The film’s third Jussi Award, for ‘Best Actress’, deservedly went to Mirjami Kuosmanen for putting her all into the lead role of Pirita. The entire film rides on her lead performance. We meet her as a vivacious young girl who draws the eye of reindeer herder, Aslak (Kalervo Nissilä), during a daring sledge race. Her physicality and open smile hints at untapped feminine energies that enchant Aslak. It isn’t long before they are married, but soon after, he must leave her to travel with the herd—such is the nature of their traditional lifestyle.

Pirita realises that keeping home isn’t enough to satisfy her and those womanly energies drive her to find an outlet. This is a plot point that feels forced and a little rushed. There hasn’t been enough time spent getting to know her character or understanding her motivations. We’re expected to be satisfied that she’s so consumed with sexual frustration that she immediately visits the local shaman and asks for a spell to make her irresistible to men. In his hovel, the witch doctor does some spooky drumming and tells her she must sacrifice the first living thing she sees on her way home, and then her wish will be granted.

She sees nothing in the snowy hills until, nearing home, she meets her husband who’s been waiting for her with a gift of a rare white reindeer fawn. Without further ado, she takes the fawn off to a place of sacrifice and drives her dagger into its skull. She passes out and when she comes to, there’s no trace of the little deer, not even the merest bloodstain on the snow. Something mystical has happened. Immediately, every young male she passes has an offer for her: would she like to shelter in his tent, or come to help him gather lichens in some secluded spot? The film now veers into a weird pastiche of Jacques Tourneur’s Cat People (1942), only instead of a lithe black panther, Pirita’s unleashed sexuality transforms her into a somewhat ungainly and completely unthreatening reindeer.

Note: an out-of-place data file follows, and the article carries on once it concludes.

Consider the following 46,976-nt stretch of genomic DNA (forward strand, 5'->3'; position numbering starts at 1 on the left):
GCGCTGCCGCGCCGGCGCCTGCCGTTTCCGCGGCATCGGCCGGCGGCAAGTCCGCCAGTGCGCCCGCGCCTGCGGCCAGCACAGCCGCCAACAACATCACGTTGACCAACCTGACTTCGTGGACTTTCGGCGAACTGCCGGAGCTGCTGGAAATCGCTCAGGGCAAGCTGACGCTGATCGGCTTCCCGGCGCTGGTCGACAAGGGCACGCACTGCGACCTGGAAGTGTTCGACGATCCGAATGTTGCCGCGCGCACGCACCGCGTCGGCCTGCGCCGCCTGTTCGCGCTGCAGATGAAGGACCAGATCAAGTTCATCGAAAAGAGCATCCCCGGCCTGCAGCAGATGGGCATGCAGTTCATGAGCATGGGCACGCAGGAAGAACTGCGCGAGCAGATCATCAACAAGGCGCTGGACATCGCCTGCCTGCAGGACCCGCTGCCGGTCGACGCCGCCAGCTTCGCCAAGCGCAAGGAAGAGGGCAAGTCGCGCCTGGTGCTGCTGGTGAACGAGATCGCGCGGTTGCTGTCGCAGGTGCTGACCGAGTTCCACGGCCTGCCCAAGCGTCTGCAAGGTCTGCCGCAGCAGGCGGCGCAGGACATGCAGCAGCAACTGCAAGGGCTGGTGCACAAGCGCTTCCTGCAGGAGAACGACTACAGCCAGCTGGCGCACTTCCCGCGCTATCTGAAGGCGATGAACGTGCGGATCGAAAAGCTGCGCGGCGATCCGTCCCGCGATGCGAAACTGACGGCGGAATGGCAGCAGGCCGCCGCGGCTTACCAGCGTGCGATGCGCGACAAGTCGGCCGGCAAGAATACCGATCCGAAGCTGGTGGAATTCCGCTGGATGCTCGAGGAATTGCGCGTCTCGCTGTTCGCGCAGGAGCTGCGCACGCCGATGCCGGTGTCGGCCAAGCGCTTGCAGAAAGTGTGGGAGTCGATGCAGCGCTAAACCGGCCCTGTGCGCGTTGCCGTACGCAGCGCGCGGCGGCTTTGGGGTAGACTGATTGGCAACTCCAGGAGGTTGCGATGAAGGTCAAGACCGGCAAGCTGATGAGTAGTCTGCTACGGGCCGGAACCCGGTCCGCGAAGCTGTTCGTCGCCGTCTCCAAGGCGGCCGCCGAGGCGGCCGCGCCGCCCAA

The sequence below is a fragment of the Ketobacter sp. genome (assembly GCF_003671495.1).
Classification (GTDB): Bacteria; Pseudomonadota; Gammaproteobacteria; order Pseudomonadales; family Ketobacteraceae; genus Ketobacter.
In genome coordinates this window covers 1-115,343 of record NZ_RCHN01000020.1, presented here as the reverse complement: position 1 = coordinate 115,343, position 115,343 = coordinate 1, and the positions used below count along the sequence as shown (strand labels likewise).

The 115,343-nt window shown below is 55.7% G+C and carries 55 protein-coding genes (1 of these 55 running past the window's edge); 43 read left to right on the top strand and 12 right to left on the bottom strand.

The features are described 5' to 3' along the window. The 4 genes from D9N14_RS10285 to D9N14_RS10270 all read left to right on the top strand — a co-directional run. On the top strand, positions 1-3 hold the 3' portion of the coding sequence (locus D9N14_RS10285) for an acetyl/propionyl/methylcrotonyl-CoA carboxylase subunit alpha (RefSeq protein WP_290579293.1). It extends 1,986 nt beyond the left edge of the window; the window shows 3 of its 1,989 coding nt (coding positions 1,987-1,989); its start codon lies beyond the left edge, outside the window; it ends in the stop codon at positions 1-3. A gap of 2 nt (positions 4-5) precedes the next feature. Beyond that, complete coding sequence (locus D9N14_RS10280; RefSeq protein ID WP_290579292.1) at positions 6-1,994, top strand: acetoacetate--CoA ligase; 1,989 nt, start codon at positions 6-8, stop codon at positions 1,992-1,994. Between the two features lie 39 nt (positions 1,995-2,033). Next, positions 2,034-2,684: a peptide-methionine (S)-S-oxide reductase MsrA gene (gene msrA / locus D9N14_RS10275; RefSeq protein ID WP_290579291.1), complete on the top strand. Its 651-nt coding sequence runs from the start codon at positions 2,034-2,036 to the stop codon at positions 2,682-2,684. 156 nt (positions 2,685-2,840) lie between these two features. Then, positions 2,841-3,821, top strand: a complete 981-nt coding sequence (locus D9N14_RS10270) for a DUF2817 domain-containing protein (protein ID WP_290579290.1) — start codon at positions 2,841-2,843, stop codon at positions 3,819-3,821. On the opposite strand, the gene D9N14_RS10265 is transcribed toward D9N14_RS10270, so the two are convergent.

There’s one scene that kinda works, when the white reindeer pauses and glances rather alluringly back over its shoulder, using those big soft brown eyes. Is it just me, or are apex predators like panthers or wolves just a bit more impressive, slinkier, and dare I say it sexier than a reindeer? I suppose Blomberg’s working with indigenous folklore here, and male sexuality had already been bagged by the ‘big bad’ wolf, so he chooses to represent female sexuality as a prey animal. In one scene we see a game where three ladies run arm-in-arm through a gathering of men who try to capture them with ropes in much the same way as we have seen them lasso deer from the herd. It’s all in a spirit of fun and the girls laugh and easily escape. So I suppose the idea is that the unexpected ‘awakening’ of feminine sexual power, is when the prey becomes the predator? Pirita’s curse is such that she becomes desirable to men, but in turn, she can’t resist killing them and drinking their blood. Maybe that was transgressive and shocking enough for the time and culture?

There’s plenty of heavy-handed Freudian imagery too, such as Aslak whittling away at his axe handle as he tells Pirita to go to bed and he’ll join her soon. Or the big iron blade, forged to slay the evil wild deer, being tempered by thrusting it into a vessel of hissing water. But don’t get your hopes up, nothing too racy ever happens.

Pirita isn’t easy to like. She’s beautiful, yes, and a lively free spirit who’ll try to beat men at their own game, whether that’s herding the stock or sledge racing. But that doesn’t detract from her narcissistic selfishness. Her only motivation seems to be some sort of destructive jealousy that she harbours for the reindeer herd that her husband spends too much time tending to.

the white reindeer